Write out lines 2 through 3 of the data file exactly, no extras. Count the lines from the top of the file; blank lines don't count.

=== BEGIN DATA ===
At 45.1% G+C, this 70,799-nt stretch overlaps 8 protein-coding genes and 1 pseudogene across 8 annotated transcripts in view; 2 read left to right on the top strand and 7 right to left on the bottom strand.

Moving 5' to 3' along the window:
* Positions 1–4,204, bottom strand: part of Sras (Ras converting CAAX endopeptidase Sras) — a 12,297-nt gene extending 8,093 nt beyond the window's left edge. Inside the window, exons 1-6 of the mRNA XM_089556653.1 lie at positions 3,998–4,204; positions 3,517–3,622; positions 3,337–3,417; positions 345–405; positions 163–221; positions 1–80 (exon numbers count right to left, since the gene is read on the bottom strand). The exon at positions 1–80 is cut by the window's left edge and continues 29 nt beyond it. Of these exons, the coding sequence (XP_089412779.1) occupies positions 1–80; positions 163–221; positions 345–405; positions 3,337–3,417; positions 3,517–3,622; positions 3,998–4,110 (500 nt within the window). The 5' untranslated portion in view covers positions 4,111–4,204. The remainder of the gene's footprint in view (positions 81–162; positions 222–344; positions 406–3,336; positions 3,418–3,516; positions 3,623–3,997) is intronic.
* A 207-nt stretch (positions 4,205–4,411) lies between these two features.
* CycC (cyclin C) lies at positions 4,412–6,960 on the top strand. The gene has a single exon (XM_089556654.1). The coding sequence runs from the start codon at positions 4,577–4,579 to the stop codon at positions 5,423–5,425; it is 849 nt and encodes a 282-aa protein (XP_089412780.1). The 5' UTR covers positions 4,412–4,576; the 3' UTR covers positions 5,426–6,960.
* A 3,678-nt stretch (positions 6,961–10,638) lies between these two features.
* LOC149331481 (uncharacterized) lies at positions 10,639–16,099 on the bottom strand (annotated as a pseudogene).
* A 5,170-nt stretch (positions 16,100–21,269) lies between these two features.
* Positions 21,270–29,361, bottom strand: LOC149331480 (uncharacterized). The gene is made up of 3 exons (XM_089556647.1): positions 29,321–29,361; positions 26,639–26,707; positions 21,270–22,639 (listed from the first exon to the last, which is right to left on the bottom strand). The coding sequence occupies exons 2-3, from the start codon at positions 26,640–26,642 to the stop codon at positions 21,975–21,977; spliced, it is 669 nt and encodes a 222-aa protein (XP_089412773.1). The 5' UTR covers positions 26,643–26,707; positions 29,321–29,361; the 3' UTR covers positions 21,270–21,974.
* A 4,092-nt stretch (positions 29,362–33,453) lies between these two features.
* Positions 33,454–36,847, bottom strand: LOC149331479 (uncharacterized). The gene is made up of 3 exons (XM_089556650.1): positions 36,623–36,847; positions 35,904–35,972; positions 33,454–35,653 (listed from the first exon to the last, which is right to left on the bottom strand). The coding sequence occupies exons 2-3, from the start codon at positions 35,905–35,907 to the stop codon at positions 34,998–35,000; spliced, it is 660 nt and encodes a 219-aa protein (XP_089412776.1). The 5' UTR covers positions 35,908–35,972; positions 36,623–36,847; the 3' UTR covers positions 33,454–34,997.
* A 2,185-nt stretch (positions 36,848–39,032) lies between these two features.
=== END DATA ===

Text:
Moving 5' to 3' along the window:
* Positions 1–4,204, bottom strand: part of Sras (Ras converting CAAX endopeptidase Sras) — a 12,297-nt gene extending 8,093 nt beyond the window's left edge. Inside the window, exons 1-6 of the mRNA XM_089556653.1 lie at positions 3,998–4,204; positions 3,517–3,622; positions 3,337–3,417; positions 345–405; positions 163–221; positions 1–80 (exon numbers count right to left, since the gene is read on the bottom strand). The exon at positions 1–80 is cut by the window's left edge and continues 29 nt beyond it. Of these exons, the coding sequence (XP_089412779.1) occupies positions 1–80; positions 163–221; positions 345–405; positions 3,337–3,417; positions 3,517–3,622; positions 3,998–4,110 (500 nt within the window). The 5' untranslated portion in view covers positions 4,111–4,204. The remainder of the gene's footprint in view (positions 81–162; positions 222–344; positions 406–3,336; positions 3,418–3,516; positions 3,623–3,997) is intronic.